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Kanamara Matsuri: The Japanese Penis Festival and Its Long Queer History

Content warning: mythologised body violence, mention of AIDS


Taking place TODAY is the kanamara matsuri (‘the festival of the steel phallus’). Every year, in the throes of cherry-blossom season, over 30,000 people flock to Kawasaki, Tokyo for the religious festival, which consists of three phallic floats (‘mikoshi’) being paraded around the nearby residential area. If you’ve ever met me at a party, I’ve probably brought up this story, and not without reason - the long history behind this festival is fascinating, and very, very queer. Described as a “major event in the LGBT+ social calendar”, this festival is a beautiful celebration of queer visibility in a largely conservative society. 


(ID: Anna and the steel phallus at Kanayama Shrine, photographed by Miranda (friend)).


The mythos that surrounds the kanamara matsuri includes it’s origin story as to why a steel phallus is so central to the festivities. It begins with a woman, who was possessed by a ‘demon’ living in her vagina, and her partner. Every time the couple tried to have sex, the demon would bite the man’s penis, causing him pain, and in some tales, even the castration of her many partners. Frustrated, she went to their local priest in Kawasaki, who provided her with a blessed steel phallus to use, which then broke the demon’s teeth. Using this metal dildo, she was cured. What I love most about this tale, is that it is a mythologised explanation for what we now know today to be vaginismus, with a similar method of treatment, articulated in the language of the time (early 15th century).


(ID: A blacksmith working at the temple, photographed by Anna).


In another story, the Shinto goddess of creation, Izanami no Mikoto, gave birth to fire which caused her reproductive organs to hurt immensely, but was healed by two blacksmith gods. 


Ever since its origin, the Kanayama Shrine (pictured below), has therefore been dedicated to Kanayamahiko and Kanayamahime, the male and female blacksmith deities, which also explains its popularity among metalworkers in Japan, who have their own festival at the shrine at the beginning of November. At the shrine itself, there is a large steel penis that you can rub for good luck (pictured left), and a workshop for blacksmiths in the building. Embracing it’s importance in the history of sexuality, the shrine has its own repository of texts about sexuality, from Japan, Europe and India, which are often displayed during the festival. 


A history of this shrine can be traced back to the Edo period (1603-1868), where female sex workers would come to here to pray against contracting STDs, a practice which continues at the shrine even today. This has founded the ethos of the shrine, which wanted their annual festival be for everyone to celebrate in the daylight, without shame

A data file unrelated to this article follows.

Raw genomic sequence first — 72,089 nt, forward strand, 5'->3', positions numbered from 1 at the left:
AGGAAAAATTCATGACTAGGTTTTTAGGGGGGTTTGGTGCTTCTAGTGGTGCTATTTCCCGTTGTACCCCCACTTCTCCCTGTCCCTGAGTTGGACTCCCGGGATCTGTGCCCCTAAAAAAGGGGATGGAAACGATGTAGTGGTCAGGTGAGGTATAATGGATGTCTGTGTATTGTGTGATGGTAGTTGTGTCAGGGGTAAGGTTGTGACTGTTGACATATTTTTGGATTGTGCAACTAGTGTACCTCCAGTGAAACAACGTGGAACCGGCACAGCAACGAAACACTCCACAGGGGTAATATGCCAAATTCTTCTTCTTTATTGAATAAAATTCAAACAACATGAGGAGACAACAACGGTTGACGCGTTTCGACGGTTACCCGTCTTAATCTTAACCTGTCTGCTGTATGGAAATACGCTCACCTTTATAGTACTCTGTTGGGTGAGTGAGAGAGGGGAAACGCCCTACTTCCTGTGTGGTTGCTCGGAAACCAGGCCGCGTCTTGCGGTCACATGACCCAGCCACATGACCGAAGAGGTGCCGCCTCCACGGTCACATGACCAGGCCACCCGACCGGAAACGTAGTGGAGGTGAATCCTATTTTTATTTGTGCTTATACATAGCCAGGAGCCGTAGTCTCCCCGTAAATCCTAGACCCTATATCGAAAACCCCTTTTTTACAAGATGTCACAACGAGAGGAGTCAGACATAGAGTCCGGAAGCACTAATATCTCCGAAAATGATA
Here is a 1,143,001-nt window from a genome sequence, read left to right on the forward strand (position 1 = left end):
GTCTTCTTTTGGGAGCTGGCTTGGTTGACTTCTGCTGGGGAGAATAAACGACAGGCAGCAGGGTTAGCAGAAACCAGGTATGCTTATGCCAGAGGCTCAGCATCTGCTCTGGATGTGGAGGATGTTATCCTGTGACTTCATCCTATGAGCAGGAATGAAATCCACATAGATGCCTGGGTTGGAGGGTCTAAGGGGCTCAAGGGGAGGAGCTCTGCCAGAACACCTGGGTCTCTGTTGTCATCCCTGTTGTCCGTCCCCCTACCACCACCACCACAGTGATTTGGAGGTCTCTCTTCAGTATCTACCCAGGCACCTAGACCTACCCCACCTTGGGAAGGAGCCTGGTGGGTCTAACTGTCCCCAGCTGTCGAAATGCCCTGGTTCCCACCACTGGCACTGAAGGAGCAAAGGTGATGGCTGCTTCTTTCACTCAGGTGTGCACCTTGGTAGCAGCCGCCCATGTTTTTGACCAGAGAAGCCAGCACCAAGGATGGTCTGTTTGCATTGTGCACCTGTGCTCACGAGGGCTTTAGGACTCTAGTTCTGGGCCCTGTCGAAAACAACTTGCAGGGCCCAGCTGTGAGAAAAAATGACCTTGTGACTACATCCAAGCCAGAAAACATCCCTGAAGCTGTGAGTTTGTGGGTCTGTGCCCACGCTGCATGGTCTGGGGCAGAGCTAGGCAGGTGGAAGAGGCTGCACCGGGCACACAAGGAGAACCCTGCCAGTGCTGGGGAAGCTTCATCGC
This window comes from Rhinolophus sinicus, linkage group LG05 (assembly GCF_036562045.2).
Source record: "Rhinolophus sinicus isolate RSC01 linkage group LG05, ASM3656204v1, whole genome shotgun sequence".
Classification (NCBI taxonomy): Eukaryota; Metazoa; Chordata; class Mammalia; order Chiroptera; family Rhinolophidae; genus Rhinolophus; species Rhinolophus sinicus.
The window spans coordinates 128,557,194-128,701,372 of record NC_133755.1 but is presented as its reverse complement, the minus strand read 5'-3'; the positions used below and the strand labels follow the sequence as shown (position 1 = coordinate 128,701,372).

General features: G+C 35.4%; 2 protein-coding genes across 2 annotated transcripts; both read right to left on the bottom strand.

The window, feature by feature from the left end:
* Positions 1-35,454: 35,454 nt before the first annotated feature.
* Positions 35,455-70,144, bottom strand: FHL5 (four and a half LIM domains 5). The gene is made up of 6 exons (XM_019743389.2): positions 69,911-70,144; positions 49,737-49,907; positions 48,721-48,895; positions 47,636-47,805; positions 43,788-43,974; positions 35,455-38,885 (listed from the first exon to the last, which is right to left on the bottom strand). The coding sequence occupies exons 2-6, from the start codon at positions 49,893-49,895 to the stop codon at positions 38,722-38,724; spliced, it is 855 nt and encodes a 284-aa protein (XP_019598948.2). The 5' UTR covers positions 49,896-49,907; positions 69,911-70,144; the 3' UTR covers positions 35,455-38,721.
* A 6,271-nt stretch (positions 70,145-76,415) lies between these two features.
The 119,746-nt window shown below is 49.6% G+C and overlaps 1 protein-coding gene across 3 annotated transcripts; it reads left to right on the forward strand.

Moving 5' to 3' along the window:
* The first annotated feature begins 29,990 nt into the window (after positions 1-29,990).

(ID: A shinto ritual takes place at Kanayama Shrine during the Kanamara Matsuri, photographed by Anna)


In the 1980s, people began coming to the shrine to pray against the contraction of AIDS, and the festival now raises money for HIV research. In order to fundraise as much as possible, the festival is a delightful explosion of merchandise, from penis-shaped pottery to phallic candles, from festival hats to penis-themed food (all pictured below).


ID: Penis pottery by Ryota Aoki Pottery, an array of phallic candles on sale at the festival, both photographed by Anna

ID: kanamara matsuri merchandise, photographed by Anna

ID: Chocolate covered bananas with marshmallows, photographed by Holly


Every year, the highlight of the festival is the ‘Elizabeth float’, the iconic giant pink penis that is organised and carried by drag queens and transgender women, providing a rare opportunity for visibility for Tokyo’s drag scene and transgender population. The float is named after the Elizabeth Kaikan (‘Elizabeth club’) in cross-dressing club in Tokyo, who donated the float in the 1970s, when the festival restarted. She used to only be carried by drag queens, but now the rules have relaxed a little to stipulate that the carriers must dress as an opposite gender. As the drag queens who carry the float have aged, the float is sometimes placed on wheels.


(ID: The Elizabeth float is carried by drag queens and transgender women, photographed by Anna)


The festival is important because, while Japan has a long queer history, it is often hidden and repressed by conservative government of the country. To this day, same-sex marriage is not legal in Japan, although Japan is making progression with transgender rights. The Kanamara Matsuri represents queer and female voices that have been erased throughout history, and through celebration of genderqueer identities, stays true to its history by raising money for HIV research, in order to help those with STDs as the shrine as always done.


By Anna Pilgrim (she/her)


(ID: Anna and a friend pose with a drag queen at the festival, photographed by Imi)


Dedicated to Noah, who says this is “the greatest pro sex toy legend ever”.


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